On GDPR Day, Austrian DPA issues First Binding DPIA Whitelist

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The GDPR entered into force on May 25, 2018.  One of the GDPR’s core going-forward obligations is the duty to conduct Data Protection Impact Assessments (DPIAs) over processing activities that create a “high risk” to individuals’ privacy.  DPIAs constitute an important aspect of GDPR compliance, as they arguably replace the notifications of processing systems and activities to European Data Protection Authorities (DPAs) which pre-GDPR privacy law often obligated companies to make.  Instead of notifying DPAs, the GDPR now requires companies to internally conduct DPIAs that document “high risk” processing activities and the safeguards they have implemented to protect individuals’ privacy.

The GDPR grants DPAs certain flexibility to determine when companies under their jurisdiction must – or need not – conduct a DPIA.  Article 35(4) permits DPAs to issue “blacklists”, i.e. lists of processing activities that always require a DPIA.  At the same time, Article 35(5) GDPR permits DPAs to conduct “whitelists”, i.e. processing activities that can be conducted without a DPIA.  The Article 29 Working Party (WP29) provided general guidance on when DPIAs should be conducted, and as we reported earlier, the Belgian DPA issued its own proposal for black- and whitelists which largely followed the WP29 guidance.

On the day the GDPR entered into force, the DPA of Austria issued what appears to be the first binding whitelist approved by the DPA of an EU Member State.  The Austrian DPA lists 22 processing activities that do not require a DPIA.  Among the more salient are:

  • Customer and supplier management, accounting, logistics, and bookkeeping, defined as processing “in the context of business relationships with customers and suppliers”, including “systematically recording all matters relating to revenue and expenses.”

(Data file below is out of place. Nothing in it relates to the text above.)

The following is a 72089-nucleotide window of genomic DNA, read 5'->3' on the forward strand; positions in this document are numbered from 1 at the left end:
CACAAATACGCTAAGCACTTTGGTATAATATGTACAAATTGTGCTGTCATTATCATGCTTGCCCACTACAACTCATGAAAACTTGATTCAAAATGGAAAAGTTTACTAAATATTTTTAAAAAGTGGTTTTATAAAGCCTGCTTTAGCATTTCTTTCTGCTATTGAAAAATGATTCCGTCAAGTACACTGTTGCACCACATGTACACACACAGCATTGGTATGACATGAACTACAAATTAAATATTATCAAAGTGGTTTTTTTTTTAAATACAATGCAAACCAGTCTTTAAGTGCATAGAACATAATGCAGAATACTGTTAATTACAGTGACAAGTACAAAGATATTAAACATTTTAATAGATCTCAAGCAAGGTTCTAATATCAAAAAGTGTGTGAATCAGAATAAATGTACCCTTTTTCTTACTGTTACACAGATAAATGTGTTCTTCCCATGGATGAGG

• HR administration, defined as processing or retaining personal data for purposes of payroll administration, complying with recordkeeping or reporting requirements, as long as doing so is required under “statutes, collectively negotiated norms, or obligations of employment agreements.” These types of processing can involve sensitive data or criminal history data, and the Austrian DPA indicates that processing these types of data is still permitted without a DPIA if permitted by a “statutory permission” or a “legal obligation.”
  • CMR and Marketing for Own Business Purposes, defined as “processing a company’s own data” or “purchased data” relating to customers or prospects “to initiate a business a relationship,” “to execute marketing measures,” or for sending newsletters.
  • Building access controls, defined as monitoring access rights to buildings and/or restricted areas via automated systems, but not including systems that process biometric data.
  • IT user access rights management, defined as managing user names and passwords and keeping access logs.
  • CCTV monitoring in limited circumstances.  The Austrian DPA provides building owners and homeowners with strictly limited rights to deploy CCTV cameras without conducting a DPIA.
  • Event Planning, defined as processing for the purposes of inviting and registering attendees, communicating with attendees, organizing travel and stays, managing event-related expenses, and creating event recordings, videos, and photos.

The Austrian DPA’s whitelist includes additional DPIA exemptions for processing by sole-practitioner professionals (such as doctors, pharmacists, and attorneys); inventory management; scientific research and statistics on the basis of specific statutory provisions; and video and audio recording done for “documentary purposes.”

The Austrian DPA’s whitelist provides a helpful guide as to how one Member State DPA views processing activities that should be considered not as “high risk.”  As can be seen above, the Austrian DPA treats a number of standard business support and back-end activities as low-risk activities.  This may assist companies in prioritizing which activities require immediate DPIA attention, and may help other Member State DPAs level-set as to activities they also wish to whitelist.

The Austrian DPA’s whitelist guidance can be downloaded (in German) here.

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DISCLAIMER: Because of the generality of this update, the information provided herein may not be applicable in all situations and should not be acted upon without specific legal advice based on particular situations.

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